FIG. 7 shows an electrical lead 10 with directional electrodes 30 on the first side 70 of the lead body 20 have a length L that is greater than the length L of the directional electrodes 30 on the second side 80 of the lead body 20. Preferably, the length and radial spanning is modified such that the surface area of each of the electrodes 30 is about 3 mm2. FIG. 7 is similar to the embodiment of FIG. 2, however the two electrodes 30 a and 30 c are replaced by one electrode 30 i having a length L that approximately equals (the length L of 30 b)+(the length L of 30 d)+(the distance D between 30 b and 30 d) and the two electrodes 30 e and 30 g are replaced by one electrode 30 k having a length L that approximately equals (the length L of 30 f)+(the length L of 30 h)+(the distance D between 30 f and 30 h). Of course, electrodes 30 i and 30 k could have other lengths as well and the lead could have another number of electrodes disposed thereon.

As shown in FIG. 1 and FIGS. 8-13, in certain embodiments, the cylindrical body includes at least one anchoring prong 41, 42, 43, 44 and/or 45 attached to or otherwise integral with each electrode 30 that is encased in the lead body 20 during manufacturing to anchor the electrodes 30 to the body 20. Electrodes 30 can also be treated with a solvent, such as toluene or DMAC, to aid in adhering to the lead body 20. The lead body 20 is preferably injection molded using polyurethane or other biocompatible materials.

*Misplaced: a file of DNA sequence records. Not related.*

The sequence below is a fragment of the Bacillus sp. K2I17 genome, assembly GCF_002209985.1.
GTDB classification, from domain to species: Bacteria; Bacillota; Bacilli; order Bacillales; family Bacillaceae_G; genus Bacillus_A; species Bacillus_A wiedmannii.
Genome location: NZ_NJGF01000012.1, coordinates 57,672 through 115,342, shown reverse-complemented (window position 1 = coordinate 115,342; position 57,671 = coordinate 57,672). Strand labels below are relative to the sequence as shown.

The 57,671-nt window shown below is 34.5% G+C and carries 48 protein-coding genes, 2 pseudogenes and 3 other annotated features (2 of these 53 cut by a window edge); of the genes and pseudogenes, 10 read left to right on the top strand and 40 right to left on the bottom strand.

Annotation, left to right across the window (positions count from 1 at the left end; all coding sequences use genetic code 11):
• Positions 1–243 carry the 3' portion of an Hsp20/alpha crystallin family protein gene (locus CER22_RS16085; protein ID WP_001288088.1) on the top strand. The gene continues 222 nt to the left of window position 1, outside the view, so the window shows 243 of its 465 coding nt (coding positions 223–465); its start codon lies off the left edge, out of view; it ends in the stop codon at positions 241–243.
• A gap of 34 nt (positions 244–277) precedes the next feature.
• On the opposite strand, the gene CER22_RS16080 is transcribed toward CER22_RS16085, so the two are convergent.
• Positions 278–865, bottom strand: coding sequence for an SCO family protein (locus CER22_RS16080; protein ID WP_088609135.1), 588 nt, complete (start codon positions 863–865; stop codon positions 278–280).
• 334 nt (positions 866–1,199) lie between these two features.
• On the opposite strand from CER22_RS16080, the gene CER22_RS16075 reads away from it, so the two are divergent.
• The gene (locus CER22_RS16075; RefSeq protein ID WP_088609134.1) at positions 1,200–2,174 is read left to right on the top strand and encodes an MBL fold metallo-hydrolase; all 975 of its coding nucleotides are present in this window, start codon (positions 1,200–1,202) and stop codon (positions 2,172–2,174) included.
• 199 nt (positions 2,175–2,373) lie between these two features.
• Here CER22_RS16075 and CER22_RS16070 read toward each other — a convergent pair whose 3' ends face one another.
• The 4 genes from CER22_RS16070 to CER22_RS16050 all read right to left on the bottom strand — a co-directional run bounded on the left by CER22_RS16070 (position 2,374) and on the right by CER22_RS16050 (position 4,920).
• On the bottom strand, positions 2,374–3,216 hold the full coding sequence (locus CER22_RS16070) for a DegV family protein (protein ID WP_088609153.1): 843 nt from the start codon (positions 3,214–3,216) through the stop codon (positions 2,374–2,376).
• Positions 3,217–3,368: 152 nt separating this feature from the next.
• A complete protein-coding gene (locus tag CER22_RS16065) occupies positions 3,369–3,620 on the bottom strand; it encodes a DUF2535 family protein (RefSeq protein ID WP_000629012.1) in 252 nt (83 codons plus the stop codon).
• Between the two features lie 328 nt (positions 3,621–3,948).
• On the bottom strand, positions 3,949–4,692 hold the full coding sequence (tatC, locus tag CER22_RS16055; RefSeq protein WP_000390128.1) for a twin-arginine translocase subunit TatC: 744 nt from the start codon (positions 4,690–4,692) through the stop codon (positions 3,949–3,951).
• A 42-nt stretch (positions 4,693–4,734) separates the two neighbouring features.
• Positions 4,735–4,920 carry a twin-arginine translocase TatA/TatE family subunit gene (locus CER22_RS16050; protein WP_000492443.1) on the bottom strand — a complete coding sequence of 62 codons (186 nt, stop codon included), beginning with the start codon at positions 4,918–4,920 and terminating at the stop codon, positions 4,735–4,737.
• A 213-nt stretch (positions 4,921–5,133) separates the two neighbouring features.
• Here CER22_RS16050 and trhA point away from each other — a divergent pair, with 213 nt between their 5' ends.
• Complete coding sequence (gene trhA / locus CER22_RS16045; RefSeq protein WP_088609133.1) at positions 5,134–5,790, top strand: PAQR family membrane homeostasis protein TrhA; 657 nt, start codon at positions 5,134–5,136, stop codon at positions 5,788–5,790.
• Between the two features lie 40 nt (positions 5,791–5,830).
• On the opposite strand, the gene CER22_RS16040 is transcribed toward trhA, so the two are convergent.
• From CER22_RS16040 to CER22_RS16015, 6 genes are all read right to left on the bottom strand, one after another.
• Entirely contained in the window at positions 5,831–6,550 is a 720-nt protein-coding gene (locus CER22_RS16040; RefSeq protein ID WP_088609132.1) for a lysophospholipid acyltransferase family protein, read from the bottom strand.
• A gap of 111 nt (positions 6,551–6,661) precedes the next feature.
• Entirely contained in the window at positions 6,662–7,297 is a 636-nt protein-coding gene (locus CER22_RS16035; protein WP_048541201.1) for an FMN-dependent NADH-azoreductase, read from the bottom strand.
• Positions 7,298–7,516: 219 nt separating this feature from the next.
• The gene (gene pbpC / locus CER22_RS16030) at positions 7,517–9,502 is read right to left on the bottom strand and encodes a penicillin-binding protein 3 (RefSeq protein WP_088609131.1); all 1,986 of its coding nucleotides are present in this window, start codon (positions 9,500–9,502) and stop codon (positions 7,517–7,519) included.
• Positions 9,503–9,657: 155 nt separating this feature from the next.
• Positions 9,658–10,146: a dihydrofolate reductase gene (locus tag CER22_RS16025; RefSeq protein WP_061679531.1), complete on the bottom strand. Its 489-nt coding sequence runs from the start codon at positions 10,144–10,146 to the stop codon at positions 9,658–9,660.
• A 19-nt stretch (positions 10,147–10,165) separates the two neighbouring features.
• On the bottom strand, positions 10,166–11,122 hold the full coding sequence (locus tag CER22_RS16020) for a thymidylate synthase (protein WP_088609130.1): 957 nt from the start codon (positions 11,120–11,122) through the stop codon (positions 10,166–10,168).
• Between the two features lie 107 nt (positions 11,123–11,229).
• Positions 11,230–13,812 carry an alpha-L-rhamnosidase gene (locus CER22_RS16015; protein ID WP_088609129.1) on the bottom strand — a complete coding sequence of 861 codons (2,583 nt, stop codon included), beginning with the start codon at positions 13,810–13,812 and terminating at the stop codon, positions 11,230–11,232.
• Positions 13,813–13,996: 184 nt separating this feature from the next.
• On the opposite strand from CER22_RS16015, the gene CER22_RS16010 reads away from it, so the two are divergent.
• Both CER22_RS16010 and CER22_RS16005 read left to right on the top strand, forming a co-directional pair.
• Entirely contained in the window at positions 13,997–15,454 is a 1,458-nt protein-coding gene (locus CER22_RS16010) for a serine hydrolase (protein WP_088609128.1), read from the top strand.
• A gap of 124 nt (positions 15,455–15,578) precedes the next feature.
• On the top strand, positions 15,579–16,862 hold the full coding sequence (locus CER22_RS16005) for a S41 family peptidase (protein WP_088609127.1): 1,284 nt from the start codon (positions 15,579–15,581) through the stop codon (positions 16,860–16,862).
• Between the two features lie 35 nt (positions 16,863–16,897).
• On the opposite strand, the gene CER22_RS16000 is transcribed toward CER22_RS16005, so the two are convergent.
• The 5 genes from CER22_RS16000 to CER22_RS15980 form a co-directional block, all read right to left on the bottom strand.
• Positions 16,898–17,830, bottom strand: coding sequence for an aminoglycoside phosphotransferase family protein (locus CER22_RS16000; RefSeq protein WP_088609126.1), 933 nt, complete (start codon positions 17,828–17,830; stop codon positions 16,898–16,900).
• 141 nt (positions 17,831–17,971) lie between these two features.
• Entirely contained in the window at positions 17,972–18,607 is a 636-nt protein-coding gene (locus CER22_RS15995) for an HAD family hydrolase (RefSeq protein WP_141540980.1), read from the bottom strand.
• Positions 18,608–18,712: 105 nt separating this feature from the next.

FIGS. 8-13 show different configurations of anchoring prongs on the electrode 30. FIG. 8 shows an electrode 30 with one prong 41 at one end of one length side. FIG. 9 shows an electrode 30 with two prongs 41, 42, one at each end of one length side. FIG. 10 shows an electrode 30 with one prong 41 at one end of one length side and a second prong 43 at the center of the other length side. FIG. 11 shows an electrode 30 with two prongs 41, 42, one at each end of one length side and two prongs 44, 45 at the center of the other length side. FIG. 12 shows an electrode 30 with one prong 43 at the center of one length side. FIG. 13 shows an electrode 30 with one prong 41, 42, one at one end of one length side and a third prong 43 at the center of the other length side. Other different permutations and combinations of anchoring prongs are also contemplated. Preferably, each electrode has at least one prong on each length side to prevent the electrode 30 from lifting off of the electrode body 20.

In any of the embodiments described above, the size, shape, configuration, and dimensions of the elongate lead will vary depending upon the particular application. For example, the shape of the elongate lead may be cylindrical, flat, conical, etc. Where the elongate lead is cylindrical, the cylindrical lead body has a diameter of about 0.70 mm to 1.5 mm. In a preferred embodiment the cylindrical lead body has a diameter of about 1.27 mm. Other diameters are also possible, depending, for example, upon the particular application.